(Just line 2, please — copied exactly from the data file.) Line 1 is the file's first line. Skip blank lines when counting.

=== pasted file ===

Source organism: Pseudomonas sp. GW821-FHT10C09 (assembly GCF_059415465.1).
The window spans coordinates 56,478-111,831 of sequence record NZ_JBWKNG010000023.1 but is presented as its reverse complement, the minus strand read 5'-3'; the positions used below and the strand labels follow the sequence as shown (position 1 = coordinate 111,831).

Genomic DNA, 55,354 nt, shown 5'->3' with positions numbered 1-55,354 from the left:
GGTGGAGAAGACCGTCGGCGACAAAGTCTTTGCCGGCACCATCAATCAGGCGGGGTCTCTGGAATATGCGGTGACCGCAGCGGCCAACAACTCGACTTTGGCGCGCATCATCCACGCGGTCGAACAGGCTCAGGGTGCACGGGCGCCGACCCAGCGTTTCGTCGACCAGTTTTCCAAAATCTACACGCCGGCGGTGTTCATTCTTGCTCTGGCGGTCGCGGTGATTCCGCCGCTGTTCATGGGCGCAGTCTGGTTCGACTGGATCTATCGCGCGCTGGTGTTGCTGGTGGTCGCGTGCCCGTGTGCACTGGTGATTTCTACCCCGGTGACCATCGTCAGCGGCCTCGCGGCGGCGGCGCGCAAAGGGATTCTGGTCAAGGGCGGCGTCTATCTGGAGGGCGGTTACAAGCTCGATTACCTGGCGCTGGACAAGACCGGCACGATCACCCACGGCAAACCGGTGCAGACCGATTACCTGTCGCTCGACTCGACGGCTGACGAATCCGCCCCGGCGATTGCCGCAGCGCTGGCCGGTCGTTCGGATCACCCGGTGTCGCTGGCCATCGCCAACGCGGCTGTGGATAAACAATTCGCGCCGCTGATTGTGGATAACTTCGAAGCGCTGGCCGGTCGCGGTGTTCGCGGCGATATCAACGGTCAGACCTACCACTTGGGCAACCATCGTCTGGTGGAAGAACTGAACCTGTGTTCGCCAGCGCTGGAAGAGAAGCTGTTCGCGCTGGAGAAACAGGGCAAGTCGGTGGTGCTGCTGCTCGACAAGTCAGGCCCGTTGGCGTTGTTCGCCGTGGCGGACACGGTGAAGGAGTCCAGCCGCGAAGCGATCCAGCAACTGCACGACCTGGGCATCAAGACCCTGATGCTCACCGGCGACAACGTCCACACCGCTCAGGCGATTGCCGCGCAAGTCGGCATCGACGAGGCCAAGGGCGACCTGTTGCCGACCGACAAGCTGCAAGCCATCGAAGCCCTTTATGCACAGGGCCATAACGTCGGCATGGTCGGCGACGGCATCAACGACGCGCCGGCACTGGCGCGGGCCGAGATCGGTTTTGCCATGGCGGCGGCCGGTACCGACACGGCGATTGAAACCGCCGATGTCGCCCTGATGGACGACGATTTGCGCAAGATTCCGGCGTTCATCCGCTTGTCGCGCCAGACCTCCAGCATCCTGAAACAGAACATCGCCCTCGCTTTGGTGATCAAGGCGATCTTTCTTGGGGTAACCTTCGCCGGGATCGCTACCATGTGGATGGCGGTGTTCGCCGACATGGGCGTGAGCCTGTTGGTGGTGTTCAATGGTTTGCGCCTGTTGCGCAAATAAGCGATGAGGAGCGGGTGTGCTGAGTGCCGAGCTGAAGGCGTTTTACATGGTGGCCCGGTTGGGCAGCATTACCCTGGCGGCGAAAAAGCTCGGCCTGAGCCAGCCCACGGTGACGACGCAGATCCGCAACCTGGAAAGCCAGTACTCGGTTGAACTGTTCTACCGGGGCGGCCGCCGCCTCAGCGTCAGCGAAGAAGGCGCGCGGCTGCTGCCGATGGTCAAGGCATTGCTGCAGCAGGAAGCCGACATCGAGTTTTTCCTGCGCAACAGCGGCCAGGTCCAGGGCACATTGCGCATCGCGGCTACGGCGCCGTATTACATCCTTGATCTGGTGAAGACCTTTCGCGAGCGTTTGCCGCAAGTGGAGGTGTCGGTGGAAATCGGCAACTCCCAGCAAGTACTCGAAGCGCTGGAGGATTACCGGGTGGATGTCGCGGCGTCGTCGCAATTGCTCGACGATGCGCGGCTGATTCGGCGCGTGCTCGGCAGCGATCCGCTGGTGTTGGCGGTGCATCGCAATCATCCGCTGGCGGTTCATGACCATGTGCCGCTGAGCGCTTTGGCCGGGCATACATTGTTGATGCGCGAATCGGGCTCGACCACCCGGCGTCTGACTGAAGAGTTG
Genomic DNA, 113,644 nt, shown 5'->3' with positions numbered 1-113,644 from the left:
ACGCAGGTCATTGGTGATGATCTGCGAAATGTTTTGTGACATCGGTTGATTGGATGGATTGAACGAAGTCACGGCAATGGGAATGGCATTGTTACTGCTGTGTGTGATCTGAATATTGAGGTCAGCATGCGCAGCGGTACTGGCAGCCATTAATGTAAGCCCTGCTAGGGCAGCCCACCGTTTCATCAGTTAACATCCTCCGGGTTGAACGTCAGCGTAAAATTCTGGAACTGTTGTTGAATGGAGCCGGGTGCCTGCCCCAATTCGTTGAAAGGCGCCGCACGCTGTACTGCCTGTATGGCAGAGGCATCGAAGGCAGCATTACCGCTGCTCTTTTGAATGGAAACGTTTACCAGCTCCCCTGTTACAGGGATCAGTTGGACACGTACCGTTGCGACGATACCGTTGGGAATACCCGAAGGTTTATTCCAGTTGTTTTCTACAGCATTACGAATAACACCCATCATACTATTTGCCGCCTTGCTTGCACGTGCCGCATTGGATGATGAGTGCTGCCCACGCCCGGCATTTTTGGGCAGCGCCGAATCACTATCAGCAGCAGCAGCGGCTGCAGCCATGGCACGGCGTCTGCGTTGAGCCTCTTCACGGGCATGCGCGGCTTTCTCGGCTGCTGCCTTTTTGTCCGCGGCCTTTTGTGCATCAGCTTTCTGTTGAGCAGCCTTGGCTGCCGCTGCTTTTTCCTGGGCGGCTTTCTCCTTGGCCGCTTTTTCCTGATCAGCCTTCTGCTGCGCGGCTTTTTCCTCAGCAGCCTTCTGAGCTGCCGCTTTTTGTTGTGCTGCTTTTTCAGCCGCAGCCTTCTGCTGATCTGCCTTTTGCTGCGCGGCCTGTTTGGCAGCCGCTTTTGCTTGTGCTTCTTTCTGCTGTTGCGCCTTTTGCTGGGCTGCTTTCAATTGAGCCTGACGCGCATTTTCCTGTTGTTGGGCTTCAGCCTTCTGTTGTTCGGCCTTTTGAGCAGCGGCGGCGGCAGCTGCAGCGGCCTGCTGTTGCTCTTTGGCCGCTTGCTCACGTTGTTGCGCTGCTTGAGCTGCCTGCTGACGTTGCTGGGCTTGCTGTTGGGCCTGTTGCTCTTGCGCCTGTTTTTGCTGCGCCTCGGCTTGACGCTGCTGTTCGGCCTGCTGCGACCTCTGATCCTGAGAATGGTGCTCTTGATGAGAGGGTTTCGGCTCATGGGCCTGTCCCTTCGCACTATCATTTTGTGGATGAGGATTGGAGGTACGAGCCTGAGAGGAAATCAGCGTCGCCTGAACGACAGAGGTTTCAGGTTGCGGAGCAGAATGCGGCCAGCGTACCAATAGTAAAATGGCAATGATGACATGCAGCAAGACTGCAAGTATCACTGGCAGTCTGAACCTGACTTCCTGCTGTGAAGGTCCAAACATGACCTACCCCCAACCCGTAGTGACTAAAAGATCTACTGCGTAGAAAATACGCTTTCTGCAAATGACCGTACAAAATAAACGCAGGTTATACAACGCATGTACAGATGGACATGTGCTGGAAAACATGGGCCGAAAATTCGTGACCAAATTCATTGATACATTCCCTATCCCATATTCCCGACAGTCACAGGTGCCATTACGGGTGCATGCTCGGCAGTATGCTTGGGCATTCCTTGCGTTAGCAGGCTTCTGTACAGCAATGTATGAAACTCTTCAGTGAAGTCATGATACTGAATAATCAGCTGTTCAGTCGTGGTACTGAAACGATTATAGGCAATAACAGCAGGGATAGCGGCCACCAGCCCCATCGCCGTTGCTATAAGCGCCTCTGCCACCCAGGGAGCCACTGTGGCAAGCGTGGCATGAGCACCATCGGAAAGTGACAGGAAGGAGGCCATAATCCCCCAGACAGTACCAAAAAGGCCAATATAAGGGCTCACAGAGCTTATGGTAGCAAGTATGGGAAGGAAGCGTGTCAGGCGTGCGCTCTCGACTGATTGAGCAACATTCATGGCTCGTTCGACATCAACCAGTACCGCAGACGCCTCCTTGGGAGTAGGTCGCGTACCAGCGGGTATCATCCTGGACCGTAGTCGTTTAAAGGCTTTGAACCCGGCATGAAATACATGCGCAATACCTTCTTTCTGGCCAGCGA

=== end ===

The window spans coordinates 56,478-111,831 of sequence record NZ_JBWKNG010000023.1 but is presented as its reverse complement, the minus strand read 5'-3'; the positions used below and the strand labels follow the sequence as shown (position 1 = coordinate 111,831).